Onkyo X9

FOR Scale and dy­nam­ics; can play hi-res files; built to last AGAINST Com­peti­tors of­fer bet­ter or­gan­i­sa­tion and de­tail

What Hi-Fi (UK) - - Contents -

As any­one who’s stud­ied the laws of the school play­ground will know, be­ing first isn’t al­ways best. That hasn’t de­terred Onkyo, how­ever, which has billed the X9 as the first high-res­o­lu­tion au­dio por­ta­ble speaker.

It’s quite a USP: this Hra-ac­cred­ited speaker can con­nect to your PC or lap­top via USB to play PCM for­mats up to 24-bit/96khz and play (but down­sam­ple) 24-bit/192khz files. There’s still the op­por­tu­nity to stream via Blue­tooth or plug a source into a 3.5mm jack – it’s just there’s now the scope to go one bet­ter.

Some­thing sub­stan­tial

The X9’s scale and weight, al­most one-and-a-half kilo­grams, mean it isn’t the eas­i­est to carry around, but it feels sat­is­fy­ingly ro­bust.

Un­der­neath its slim, curved shell is a driver set-up that ap­pears to con­firm that no­tion. You’re look­ing at a pair of 5cm mid/bass driv­ers, two 19mm tweet­ers and two pas­sive ra­di­a­tors, one of which is vis­i­ble from the rear.

We be­gin con­nect­ing via Blue­tooth and stream 65daysof­static’s No Man’s Sky sound­track, Mu­sic For An In­fi­nite Uni­verse. The first thing we no­tice is the power and the scale of the sound, which is im­pres­sive not only in ab­so­lute terms but in that, for this price, the X9 can com­bine that sound­stage with such mu­si­cal sen­si­bil­ity.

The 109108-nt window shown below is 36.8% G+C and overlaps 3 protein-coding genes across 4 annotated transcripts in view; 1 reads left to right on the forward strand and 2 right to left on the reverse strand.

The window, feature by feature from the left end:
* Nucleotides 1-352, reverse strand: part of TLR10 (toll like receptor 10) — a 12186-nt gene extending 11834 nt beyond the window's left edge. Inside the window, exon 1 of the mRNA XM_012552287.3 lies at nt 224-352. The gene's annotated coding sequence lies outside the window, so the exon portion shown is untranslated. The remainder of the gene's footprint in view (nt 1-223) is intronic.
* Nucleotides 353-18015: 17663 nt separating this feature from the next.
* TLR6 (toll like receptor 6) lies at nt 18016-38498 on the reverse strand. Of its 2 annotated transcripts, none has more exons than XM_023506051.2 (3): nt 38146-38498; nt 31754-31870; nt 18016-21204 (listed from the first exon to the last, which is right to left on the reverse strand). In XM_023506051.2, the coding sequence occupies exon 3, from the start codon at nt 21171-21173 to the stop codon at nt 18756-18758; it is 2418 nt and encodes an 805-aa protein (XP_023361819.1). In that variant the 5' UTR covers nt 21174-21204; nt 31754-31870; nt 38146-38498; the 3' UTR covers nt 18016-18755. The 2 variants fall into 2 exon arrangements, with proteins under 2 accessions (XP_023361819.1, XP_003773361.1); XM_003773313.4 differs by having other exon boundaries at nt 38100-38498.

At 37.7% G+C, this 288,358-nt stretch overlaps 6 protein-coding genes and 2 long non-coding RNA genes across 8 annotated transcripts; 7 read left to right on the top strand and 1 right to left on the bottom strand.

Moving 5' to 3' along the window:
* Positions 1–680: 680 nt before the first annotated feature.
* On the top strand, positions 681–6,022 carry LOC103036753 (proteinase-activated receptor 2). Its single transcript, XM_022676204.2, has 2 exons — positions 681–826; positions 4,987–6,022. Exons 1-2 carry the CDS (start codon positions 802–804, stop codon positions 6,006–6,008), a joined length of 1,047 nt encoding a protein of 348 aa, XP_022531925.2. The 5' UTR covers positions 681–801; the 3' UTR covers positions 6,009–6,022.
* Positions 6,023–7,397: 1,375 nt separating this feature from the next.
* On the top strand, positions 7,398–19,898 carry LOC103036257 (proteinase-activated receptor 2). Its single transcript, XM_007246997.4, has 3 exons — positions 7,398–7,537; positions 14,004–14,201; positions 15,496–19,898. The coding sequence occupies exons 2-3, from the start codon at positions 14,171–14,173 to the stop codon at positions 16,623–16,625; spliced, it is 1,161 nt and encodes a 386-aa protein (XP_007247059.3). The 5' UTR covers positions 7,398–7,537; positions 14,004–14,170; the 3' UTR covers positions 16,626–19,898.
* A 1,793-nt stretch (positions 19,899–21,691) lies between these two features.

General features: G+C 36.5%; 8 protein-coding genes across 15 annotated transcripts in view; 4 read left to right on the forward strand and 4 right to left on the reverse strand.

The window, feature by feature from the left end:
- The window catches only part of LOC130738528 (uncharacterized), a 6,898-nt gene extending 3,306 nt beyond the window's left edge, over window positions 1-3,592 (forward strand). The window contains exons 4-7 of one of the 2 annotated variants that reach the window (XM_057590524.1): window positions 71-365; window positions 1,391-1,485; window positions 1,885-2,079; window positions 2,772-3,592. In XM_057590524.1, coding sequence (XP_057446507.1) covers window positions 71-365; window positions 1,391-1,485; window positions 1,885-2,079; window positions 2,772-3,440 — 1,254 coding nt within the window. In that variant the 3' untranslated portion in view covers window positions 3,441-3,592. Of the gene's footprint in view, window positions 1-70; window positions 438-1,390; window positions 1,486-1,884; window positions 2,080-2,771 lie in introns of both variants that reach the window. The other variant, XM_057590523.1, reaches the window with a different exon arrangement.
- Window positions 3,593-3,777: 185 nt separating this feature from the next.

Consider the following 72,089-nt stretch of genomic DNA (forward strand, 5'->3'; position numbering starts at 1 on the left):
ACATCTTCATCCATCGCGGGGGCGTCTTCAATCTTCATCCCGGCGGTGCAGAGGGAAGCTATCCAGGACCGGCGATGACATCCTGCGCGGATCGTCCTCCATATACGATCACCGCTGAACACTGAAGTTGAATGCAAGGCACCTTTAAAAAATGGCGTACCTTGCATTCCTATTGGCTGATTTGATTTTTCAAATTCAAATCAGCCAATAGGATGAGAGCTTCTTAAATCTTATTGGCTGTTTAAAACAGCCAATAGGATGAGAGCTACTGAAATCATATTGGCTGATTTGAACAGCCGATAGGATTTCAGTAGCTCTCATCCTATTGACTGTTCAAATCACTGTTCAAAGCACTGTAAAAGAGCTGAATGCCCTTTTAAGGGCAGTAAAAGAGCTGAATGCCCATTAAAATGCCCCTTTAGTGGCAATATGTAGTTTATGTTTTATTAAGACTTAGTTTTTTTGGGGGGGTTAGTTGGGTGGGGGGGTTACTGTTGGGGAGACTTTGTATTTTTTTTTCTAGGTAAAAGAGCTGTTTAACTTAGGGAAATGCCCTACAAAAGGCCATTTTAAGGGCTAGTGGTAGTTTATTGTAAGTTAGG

The de­tail isn’t phe­nom­e­nal, but there’s more in­sight than from many com­peti­tors. What’s best about the sound, though, is what it does with that in­sight. The dy­nam­ics are as del­i­cate as they are en­ter­tain­ing, the tim­ing is pleas­ing and there are no hard edges or wob­bly low end.

We aren’t go­ing to pass up the op­por­tu­nity to play some hi-res files ei­ther. Plug­ging into a Mac, we play FLAC files of Óla­fur Ar­nalds and Nils Frahm’s Loon, down­loaded from Onkyo’s own hi-res mu­sic ser­vice. Com­pared with the same track played through Tidal but with lower bit-rate, there is a step up in terms of de­tail, but the X9 is still re­stricted within the con­fines of its own abil­ity. Be­ing teth­ered to a lap­top, it raises a ques­tion about the speaker’s pur­pose – are we striv­ing for the best-pos­si­ble sound, even at the ex­pense of porta­bil­ity? If played in the house we’d prob­a­bly go for the least-mo­bile op­tion.

Scale, range and res­o­lu­tion

Sit­ting the Onkyo next to the KEF Muo and Dali Katch, ad­mit­tedly each cost­ing more and more again re­spec­tively, re­veals im­prove­ments. Those busy record­ings are bet­ter or­gan­ised by the Muo, though with­out the scale or dy­namic range of the X9, whereas the Katch is a step up in each re­spect (though it doesn’t of­fer hi-res com­pat­i­bil­ity). But, what­ever the op­po­si­tion, Onkyo has de­liv­ered a prod­uct with scale and mu­si­cal­ity that mustn’t be ig­nored.

Not the eas­i­est to carry around, but the curved X9 is a ro­bust piece of kit

10-hour bat­tery life

Two pas­sive ra­di­a­tors

Hi-res ca­pa­bil­ity

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